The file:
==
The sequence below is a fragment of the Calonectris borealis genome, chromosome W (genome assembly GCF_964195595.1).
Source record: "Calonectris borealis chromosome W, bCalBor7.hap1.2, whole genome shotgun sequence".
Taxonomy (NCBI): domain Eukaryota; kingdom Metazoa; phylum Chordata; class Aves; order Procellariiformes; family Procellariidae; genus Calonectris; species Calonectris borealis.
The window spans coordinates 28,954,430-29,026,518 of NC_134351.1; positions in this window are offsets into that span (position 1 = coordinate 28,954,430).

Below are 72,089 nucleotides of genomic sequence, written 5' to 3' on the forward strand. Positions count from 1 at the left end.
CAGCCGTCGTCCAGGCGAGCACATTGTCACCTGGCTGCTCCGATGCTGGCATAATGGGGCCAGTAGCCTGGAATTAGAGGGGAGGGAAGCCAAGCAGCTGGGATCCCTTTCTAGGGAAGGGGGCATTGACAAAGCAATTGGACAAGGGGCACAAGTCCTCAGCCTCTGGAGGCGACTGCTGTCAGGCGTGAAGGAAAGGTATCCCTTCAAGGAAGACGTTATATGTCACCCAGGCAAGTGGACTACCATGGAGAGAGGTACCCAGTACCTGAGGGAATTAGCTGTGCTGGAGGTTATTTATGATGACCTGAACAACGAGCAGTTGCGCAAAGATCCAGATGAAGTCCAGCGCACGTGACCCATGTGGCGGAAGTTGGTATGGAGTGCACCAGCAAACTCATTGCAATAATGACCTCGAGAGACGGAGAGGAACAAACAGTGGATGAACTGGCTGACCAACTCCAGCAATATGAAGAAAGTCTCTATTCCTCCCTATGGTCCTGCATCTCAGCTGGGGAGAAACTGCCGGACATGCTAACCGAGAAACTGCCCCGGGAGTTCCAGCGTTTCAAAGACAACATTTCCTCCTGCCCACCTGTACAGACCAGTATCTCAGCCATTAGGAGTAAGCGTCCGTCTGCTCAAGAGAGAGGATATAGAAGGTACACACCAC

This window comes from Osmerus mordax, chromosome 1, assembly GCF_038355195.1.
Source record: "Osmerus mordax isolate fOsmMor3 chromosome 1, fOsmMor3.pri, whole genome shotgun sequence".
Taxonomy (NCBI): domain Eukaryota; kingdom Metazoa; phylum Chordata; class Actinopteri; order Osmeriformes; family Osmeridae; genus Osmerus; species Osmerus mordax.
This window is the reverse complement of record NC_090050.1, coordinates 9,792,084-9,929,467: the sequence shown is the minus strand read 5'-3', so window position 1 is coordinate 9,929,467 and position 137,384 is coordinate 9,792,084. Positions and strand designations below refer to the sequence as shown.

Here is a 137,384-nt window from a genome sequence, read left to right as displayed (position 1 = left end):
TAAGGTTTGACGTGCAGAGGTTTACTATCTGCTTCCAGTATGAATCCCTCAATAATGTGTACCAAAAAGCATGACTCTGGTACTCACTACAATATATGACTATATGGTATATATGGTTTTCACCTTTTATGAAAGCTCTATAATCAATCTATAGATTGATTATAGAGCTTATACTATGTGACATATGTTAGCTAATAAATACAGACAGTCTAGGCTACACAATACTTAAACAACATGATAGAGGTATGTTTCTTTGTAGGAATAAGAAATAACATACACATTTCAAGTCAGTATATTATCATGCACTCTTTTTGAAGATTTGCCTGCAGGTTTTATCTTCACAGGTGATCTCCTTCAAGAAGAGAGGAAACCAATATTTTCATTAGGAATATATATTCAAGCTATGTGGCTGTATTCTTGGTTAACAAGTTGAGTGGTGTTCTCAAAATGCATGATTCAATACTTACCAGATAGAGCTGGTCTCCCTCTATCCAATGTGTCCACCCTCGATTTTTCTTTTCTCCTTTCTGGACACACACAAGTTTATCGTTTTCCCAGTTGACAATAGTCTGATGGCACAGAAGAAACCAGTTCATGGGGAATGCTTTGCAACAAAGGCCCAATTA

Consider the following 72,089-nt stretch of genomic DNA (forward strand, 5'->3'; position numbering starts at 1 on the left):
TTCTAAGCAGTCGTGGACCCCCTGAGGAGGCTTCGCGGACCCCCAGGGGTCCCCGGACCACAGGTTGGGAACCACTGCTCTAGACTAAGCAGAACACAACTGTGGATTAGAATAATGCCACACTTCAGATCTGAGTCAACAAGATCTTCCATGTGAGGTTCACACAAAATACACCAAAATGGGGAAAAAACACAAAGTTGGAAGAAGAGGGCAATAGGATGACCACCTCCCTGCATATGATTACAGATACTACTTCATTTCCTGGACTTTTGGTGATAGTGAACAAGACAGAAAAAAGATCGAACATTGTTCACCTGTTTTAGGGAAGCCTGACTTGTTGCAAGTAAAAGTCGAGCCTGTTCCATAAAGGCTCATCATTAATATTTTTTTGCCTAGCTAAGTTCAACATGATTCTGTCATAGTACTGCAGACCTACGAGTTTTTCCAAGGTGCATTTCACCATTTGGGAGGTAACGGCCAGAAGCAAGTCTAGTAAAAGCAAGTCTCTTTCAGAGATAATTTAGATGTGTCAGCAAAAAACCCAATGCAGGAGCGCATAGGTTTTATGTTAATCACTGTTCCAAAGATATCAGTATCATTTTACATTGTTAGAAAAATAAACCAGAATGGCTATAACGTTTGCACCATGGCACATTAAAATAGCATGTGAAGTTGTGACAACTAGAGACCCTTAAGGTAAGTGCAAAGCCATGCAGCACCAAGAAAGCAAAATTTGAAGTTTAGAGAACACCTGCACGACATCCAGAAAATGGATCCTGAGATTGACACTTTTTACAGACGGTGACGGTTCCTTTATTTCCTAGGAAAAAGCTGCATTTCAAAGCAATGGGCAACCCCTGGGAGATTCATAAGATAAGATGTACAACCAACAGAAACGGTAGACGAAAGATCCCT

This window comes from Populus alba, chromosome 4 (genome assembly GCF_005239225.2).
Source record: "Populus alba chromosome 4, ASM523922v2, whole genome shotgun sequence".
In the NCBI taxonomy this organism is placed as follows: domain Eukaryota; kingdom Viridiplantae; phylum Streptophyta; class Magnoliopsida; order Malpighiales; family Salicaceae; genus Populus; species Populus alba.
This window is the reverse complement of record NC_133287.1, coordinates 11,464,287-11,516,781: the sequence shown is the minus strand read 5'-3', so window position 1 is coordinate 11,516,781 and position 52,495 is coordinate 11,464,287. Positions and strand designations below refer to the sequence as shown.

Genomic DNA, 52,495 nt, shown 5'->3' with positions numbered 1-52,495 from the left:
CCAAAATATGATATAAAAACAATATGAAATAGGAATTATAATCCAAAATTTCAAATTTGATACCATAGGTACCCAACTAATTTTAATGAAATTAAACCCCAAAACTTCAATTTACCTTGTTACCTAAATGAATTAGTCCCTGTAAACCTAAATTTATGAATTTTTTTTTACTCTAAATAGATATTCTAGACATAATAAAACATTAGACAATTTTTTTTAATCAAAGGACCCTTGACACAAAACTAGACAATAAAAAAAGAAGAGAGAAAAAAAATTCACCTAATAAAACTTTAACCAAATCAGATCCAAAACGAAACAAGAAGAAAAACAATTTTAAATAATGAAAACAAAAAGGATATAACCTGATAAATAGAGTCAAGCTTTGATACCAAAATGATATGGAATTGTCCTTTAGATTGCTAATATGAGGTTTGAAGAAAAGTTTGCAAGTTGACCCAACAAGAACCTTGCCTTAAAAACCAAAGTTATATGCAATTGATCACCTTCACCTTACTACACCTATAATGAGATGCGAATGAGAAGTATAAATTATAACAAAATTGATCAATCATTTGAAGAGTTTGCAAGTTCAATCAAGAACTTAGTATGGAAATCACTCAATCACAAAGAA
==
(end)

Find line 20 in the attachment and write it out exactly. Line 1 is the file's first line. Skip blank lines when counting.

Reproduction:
CCAAAATATGATATAAAAACAATATGAAATAGGAATTATAATCCAAAATTTCAAATTTGATACCATAGGTACCCAACTAATTTTAATGAAATTAAACCCCAAAACTTCAATTTACCTTGTTACCTAAATGAATTAGTCCCTGTAAACCTAAATTTATGAATTTTTTTTTACTCTAAATAGATATTCTAGACATAATAAAACATTAGACAATTTTTTTTAATCAAAGGACCCTTGACACAAAACTAGACAATAAAAAAAGAAGAGAGAAAAAAAATTCACCTAATAAAACTTTAACCAAATCAGATCCAAAACGAAACAAGAAGAAAAACAATTTTAAATAATGAAAACAAAAAGGATATAACCTGATAAATAGAGTCAAGCTTTGATACCAAAATGATATGGAATTGTCCTTTAGATTGCTAATATGAGGTTTGAAGAAAAGTTTGCAAGTTGACCCAACAAGAACCTTGCCTTAAAAACCAAAGTTATATGCAATTGATCACCTTCACCTTACTACACCTATAATGAGATGCGAATGAGAAGTATAAATTATAACAAAATTGATCAATCATTTGAAGAGTTTGCAAGTTCAATCAAGAACTTAGTATGGAAATCACTCAATCACAAAGAA